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By Michael S. Anderson of Anderson Tax Law logo for Arizona tax attorney Michael S. Anderson P.C.
  • Unfiled Tax Returns – Two problems IRC Section 6020(b) can cause

    Unfiled Tax Returns

    What can the IRS do if you don’t file a tax return?

    IRC Section 6020(b) provides the IRS the authority to create the tax return for you.

    Specifically:

    (b) Execution of return by secretary

    (1) Authority of Secretary to execute return

    If any person fails to make any return required by any internal revenue law or regulation made thereunder at the time prescribed therefor, or makes, willfully or otherwise, a false or fraudulent return, the Secretary shall make such return from his own knowledge and from such information as he can obtain through testimony or otherwise.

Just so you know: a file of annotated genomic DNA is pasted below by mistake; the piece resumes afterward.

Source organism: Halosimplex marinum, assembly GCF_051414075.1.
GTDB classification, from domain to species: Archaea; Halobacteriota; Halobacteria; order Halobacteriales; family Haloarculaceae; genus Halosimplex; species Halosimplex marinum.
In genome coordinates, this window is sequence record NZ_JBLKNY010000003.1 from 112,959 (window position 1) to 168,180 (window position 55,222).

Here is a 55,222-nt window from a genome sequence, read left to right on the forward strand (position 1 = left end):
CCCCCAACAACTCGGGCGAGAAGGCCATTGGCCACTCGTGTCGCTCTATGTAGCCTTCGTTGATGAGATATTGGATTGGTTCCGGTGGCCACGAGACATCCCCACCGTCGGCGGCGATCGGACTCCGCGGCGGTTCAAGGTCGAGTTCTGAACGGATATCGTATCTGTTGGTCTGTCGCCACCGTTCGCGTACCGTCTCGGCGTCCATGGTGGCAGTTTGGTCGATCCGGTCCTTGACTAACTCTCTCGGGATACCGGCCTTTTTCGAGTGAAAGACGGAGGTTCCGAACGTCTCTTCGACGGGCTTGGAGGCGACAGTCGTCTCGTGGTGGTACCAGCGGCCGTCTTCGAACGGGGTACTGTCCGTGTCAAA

The primary problem with this code section is that it provides the IRS the authority to create the return for you from information it has on hand.  In most cases this means that it will use the income reported and that is all.   No deductions are used in creating the returns other than the standard deduction for the individual filer.  No mortgage interest, no basis amounts, no business expenses, no children, no charitable contributions, nothing, nada.

    This usually results in tax returns that grossly overestimate the amount of the tax due.    The assessment of this overestimated tax is than used to levy wages and bank accounts.

    The secondary problem…if the tax debt is assessed prior to the date the taxpayer files his or her own correct returns, any debt from the return, whether the correct amount or not, is likely never dischargeable in bankruptcy.   That was a long “run on” sentence that really stood for the idea that the taxpayer needs to file their own returns before the IRS does.  This must be done where bankruptcy may end up being the best solution.

    The good news is that in many cases the incorrect substitute return can be “challenged” via the audit reconsideration process with the correct tax return.